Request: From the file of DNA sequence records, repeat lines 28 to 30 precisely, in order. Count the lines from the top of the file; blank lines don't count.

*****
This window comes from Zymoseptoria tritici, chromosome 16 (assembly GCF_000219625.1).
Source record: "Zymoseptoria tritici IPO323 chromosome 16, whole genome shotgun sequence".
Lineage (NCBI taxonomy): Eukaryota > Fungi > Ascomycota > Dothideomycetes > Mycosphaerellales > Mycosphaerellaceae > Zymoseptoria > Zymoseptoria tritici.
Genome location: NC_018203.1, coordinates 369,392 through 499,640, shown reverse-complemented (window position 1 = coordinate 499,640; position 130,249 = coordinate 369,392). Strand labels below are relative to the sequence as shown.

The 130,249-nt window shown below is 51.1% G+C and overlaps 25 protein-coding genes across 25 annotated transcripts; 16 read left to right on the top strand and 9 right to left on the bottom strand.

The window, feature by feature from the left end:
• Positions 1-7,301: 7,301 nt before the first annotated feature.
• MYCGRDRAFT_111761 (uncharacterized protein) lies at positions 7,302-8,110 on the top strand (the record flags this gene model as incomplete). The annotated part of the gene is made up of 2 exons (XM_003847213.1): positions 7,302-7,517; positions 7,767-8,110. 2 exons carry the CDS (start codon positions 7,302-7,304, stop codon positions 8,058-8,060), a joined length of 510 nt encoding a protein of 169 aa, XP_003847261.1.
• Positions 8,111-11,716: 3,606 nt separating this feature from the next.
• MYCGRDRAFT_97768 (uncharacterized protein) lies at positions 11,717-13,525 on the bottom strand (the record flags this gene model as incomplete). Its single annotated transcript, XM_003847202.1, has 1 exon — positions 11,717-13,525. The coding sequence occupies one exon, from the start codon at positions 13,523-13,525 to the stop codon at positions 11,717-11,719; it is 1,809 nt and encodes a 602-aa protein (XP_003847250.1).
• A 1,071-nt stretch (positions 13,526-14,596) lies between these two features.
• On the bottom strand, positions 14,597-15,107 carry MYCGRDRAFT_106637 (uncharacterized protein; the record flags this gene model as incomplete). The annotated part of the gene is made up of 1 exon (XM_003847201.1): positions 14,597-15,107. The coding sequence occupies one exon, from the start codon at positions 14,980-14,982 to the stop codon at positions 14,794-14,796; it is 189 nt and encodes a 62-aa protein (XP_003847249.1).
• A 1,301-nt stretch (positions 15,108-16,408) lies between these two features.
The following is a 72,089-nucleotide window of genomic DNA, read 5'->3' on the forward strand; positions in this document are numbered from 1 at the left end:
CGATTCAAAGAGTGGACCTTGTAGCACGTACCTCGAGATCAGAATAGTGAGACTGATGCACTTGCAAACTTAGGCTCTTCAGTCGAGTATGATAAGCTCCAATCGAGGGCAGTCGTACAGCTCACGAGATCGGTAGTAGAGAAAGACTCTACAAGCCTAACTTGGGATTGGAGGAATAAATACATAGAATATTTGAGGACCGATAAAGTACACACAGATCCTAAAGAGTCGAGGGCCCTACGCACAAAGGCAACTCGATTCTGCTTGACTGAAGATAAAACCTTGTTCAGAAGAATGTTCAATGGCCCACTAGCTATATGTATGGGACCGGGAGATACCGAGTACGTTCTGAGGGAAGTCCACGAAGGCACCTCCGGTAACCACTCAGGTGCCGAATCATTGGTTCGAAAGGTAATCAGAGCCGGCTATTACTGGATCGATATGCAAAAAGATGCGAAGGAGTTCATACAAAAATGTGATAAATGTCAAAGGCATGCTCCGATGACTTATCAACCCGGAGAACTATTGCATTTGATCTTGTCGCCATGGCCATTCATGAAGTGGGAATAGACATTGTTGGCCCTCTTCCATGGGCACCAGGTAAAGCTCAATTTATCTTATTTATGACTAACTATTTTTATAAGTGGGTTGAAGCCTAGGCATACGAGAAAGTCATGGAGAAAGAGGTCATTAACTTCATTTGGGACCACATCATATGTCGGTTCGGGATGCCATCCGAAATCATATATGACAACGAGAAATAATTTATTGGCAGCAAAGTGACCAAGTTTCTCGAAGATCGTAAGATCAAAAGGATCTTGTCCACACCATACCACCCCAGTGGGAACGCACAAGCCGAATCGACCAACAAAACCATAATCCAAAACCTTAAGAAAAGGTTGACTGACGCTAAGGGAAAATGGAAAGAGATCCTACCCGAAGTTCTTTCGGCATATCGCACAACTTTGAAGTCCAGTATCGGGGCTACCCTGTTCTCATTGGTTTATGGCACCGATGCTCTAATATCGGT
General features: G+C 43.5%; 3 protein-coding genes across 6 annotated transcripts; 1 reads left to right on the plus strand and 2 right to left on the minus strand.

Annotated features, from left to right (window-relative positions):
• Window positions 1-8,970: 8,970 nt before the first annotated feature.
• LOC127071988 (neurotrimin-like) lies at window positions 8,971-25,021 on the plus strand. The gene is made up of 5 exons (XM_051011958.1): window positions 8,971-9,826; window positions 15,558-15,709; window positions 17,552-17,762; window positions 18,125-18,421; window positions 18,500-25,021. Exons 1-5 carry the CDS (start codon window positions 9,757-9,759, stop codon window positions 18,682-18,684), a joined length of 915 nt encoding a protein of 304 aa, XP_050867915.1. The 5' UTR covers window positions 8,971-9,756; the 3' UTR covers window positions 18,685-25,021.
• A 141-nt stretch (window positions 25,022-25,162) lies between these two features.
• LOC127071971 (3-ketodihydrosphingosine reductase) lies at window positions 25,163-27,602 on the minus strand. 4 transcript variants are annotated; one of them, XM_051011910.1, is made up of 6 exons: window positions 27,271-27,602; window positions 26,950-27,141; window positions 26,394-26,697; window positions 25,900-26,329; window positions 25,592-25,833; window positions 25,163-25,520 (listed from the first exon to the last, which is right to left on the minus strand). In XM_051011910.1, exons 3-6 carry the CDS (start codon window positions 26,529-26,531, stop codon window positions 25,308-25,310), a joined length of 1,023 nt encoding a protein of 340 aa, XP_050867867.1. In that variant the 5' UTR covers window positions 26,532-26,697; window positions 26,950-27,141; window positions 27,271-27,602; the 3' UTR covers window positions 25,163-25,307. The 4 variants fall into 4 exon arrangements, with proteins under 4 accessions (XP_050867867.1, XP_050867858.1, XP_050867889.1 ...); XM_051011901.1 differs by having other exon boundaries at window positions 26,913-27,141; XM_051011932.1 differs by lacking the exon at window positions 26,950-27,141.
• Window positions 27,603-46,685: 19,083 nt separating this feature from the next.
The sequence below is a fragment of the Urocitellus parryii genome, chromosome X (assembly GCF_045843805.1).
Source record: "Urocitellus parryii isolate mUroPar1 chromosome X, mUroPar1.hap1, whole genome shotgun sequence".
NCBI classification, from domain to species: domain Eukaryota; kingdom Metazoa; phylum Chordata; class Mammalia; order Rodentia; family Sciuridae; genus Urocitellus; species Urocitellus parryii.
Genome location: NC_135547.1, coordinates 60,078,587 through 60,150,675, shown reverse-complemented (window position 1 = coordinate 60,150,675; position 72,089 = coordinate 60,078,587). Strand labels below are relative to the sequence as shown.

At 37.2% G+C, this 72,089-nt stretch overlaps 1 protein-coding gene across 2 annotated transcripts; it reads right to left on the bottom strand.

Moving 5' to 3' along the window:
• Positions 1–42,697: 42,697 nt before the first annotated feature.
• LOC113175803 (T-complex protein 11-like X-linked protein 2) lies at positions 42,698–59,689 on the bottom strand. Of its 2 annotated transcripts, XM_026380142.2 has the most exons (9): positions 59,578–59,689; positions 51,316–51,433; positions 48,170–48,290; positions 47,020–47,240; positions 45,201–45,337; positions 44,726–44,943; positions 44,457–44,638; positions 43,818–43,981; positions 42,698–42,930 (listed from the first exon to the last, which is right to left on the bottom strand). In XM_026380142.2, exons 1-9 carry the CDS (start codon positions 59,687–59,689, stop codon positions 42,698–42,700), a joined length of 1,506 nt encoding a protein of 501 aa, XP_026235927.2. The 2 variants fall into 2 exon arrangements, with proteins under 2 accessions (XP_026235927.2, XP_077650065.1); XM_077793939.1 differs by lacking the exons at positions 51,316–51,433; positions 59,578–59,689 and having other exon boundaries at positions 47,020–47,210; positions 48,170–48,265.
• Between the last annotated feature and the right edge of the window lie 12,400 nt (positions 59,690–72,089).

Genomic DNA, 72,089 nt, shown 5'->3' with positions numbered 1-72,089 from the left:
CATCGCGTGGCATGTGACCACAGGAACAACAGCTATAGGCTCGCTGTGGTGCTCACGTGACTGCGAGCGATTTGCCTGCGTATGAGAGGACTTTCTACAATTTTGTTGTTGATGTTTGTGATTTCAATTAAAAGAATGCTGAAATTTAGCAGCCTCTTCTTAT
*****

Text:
Moving 5' to 3' along the window:
• Positions 1–42,697: 42,697 nt before the first annotated feature.
• LOC113175803 (T-complex protein 11-like X-linked protein 2) lies at positions 42,698–59,689 on the bottom strand. Of its 2 annotated transcripts, XM_026380142.2 has the most exons (9): positions 59,578–59,689; positions 51,316–51,433; positions 48,170–48,290; positions 47,020–47,240; positions 45,201–45,337; positions 44,726–44,943; positions 44,457–44,638; positions 43,818–43,981; positions 42,698–42,930 (listed from the first exon to the last, which is right to left on the bottom strand). In XM_026380142.2, exons 1-9 carry the CDS (start codon positions 59,687–59,689, stop codon positions 42,698–42,700), a joined length of 1,506 nt encoding a protein of 501 aa, XP_026235927.2. The 2 variants fall into 2 exon arrangements, with proteins under 2 accessions (XP_026235927.2, XP_077650065.1); XM_077793939.1 differs by lacking the exons at positions 51,316–51,433; positions 59,578–59,689 and having other exon boundaries at positions 47,020–47,210; positions 48,170–48,265.